Our body protects us from infections by making specific antibodies against the pathogens—a Darwinian approach where the winners are rare, long-lasting B cells. When the body is under attack, T cells detect antigens and activate B cells in the lymph nodes and spleen. These B cells cluster together into germinal centers, where they rapidly proliferate and differentiate to cells that can produce antibodies, which then respond to antigens.
Antibodies are also routinely used as therapeutic agents to fight a range of disorders including blood cancers, breast cancer, asthma, arthritis, and transplant rejection. To date, the scientific community has relied on animal models to generate high-affinity antibodies—antibodies that bind quickly to antigens—and to fundamentally understand the complexities of germinal center immunology. While recent studies have uncovered crucial signals in this process, scientists are far from understanding the extracellular and intracellular factors that contribute to the exuberant pace of the germinal reaction and conversion to antibody-secreting cells.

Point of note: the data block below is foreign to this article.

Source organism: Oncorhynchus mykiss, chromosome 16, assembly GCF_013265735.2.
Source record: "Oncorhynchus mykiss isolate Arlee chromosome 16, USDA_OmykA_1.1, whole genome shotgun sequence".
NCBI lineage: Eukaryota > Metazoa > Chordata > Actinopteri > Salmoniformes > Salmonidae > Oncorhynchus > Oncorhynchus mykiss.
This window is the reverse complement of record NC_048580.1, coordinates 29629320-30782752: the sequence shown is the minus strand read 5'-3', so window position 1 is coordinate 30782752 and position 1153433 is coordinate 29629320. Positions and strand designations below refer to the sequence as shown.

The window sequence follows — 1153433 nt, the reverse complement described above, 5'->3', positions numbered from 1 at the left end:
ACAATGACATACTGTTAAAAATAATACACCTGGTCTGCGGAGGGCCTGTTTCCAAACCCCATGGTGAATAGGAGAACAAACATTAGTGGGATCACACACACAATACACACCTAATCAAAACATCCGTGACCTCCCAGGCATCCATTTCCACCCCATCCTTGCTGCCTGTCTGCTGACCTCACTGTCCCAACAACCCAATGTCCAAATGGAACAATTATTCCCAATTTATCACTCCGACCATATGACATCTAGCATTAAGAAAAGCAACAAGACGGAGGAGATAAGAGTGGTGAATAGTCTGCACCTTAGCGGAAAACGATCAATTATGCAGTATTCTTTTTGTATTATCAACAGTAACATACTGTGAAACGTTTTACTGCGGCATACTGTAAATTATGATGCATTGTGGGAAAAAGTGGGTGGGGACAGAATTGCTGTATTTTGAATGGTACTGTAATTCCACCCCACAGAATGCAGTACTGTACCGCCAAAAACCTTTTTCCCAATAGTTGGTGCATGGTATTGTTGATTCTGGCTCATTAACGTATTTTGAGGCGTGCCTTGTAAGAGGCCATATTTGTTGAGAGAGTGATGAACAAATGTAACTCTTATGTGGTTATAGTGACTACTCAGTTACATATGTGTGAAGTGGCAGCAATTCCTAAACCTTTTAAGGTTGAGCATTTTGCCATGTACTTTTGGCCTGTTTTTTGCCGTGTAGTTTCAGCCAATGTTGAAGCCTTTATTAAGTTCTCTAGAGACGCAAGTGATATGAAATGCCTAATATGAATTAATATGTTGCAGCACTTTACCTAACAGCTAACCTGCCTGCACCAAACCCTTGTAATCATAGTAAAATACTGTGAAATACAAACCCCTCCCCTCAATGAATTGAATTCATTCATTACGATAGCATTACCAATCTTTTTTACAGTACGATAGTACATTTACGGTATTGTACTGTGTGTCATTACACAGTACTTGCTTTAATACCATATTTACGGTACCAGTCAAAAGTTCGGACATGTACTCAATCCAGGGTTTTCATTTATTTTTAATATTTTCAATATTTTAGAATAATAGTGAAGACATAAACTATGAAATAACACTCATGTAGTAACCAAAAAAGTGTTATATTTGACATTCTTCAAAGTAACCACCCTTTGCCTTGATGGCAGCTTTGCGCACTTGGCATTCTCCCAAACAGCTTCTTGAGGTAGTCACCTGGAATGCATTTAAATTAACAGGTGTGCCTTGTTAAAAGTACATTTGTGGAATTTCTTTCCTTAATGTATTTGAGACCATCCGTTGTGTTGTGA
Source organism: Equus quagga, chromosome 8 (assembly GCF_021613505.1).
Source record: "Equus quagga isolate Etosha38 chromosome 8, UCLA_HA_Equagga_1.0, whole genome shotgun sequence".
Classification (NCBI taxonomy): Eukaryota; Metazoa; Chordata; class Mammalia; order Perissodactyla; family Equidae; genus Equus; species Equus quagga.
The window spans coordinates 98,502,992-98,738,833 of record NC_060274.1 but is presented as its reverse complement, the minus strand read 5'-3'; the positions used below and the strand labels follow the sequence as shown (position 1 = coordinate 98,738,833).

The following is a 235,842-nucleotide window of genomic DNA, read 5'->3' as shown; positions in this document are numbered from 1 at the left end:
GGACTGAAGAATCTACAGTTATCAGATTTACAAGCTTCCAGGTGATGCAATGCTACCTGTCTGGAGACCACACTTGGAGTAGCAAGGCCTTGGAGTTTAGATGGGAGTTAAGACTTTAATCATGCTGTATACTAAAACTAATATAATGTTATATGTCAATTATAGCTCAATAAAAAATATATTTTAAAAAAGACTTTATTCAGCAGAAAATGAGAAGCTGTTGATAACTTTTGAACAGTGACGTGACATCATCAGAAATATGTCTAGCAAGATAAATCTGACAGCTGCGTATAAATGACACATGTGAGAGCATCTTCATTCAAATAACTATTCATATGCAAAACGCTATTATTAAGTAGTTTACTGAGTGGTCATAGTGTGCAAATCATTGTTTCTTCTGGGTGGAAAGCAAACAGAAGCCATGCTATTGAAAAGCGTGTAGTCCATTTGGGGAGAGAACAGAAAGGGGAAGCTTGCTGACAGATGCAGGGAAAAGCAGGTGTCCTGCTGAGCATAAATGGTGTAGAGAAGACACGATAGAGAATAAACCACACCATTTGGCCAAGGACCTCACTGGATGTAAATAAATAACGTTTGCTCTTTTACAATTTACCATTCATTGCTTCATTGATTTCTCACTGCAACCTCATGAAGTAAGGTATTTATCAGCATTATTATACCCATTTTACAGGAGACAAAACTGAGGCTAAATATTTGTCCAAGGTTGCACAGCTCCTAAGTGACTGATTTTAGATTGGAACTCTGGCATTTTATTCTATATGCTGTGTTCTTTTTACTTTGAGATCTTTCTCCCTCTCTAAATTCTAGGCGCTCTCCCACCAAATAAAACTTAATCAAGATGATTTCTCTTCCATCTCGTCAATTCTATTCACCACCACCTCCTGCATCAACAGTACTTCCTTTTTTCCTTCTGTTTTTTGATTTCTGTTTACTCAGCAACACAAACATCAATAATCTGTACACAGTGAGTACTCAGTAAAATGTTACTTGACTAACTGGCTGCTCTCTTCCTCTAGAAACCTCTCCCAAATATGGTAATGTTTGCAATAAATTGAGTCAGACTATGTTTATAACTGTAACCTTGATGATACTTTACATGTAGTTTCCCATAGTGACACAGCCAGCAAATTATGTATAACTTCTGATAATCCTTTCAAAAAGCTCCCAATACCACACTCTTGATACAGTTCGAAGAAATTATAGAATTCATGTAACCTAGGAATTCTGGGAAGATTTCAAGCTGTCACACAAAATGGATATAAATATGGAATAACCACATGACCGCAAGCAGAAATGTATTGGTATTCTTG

Ankur Singh, Biomedical Engineering/Mechanical and Aerospace Engineering, is developing biomaterials to recapitulate the generation of high-affinity, antigen-specific antibodies ex vivo. This technology could enable more rapid development of antibodies for use in the treatment of various chronic diseases. Such tissue models can also be used to improve the mechanistic investigation into signaling and the epigenetic mechanisms that regulate germinal center B cells.
The findings will enable an immune organoid that is capable of controlling the rate and fate of B cell development into antibody-producing cells and will therefore significantly complement in vivo studies to advance therapeutic strategies and fundamental knowledge. NIH Award Number: 1R01AI132738-01A1